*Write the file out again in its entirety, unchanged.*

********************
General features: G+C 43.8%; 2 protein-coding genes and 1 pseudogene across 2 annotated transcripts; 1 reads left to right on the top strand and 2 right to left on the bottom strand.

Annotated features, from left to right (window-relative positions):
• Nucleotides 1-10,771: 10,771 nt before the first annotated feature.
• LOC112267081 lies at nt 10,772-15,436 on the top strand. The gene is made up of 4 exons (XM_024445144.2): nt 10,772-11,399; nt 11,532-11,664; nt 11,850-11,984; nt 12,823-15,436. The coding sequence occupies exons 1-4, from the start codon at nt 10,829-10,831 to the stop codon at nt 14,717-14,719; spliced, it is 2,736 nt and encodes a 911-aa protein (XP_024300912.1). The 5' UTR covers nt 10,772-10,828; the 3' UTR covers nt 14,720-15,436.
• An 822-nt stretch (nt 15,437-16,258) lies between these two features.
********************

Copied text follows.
General features: G+C 43.8%; 2 protein-coding genes and 1 pseudogene across 2 annotated transcripts; 1 reads left to right on the top strand and 2 right to left on the bottom strand.

Annotated features, from left to right (window-relative positions):
• Nucleotides 1-10,771: 10,771 nt before the first annotated feature.
• LOC112267081 lies at nt 10,772-15,436 on the top strand. The gene is made up of 4 exons (XM_024445144.2): nt 10,772-11,399; nt 11,532-11,664; nt 11,850-11,984; nt 12,823-15,436. The coding sequence occupies exons 1-4, from the start codon at nt 10,829-10,831 to the stop codon at nt 14,717-14,719; spliced, it is 2,736 nt and encodes a 911-aa protein (XP_024300912.1). The 5' UTR covers nt 10,772-10,828; the 3' UTR covers nt 14,720-15,436.
• An 822-nt stretch (nt 15,437-16,258) lies between these two features.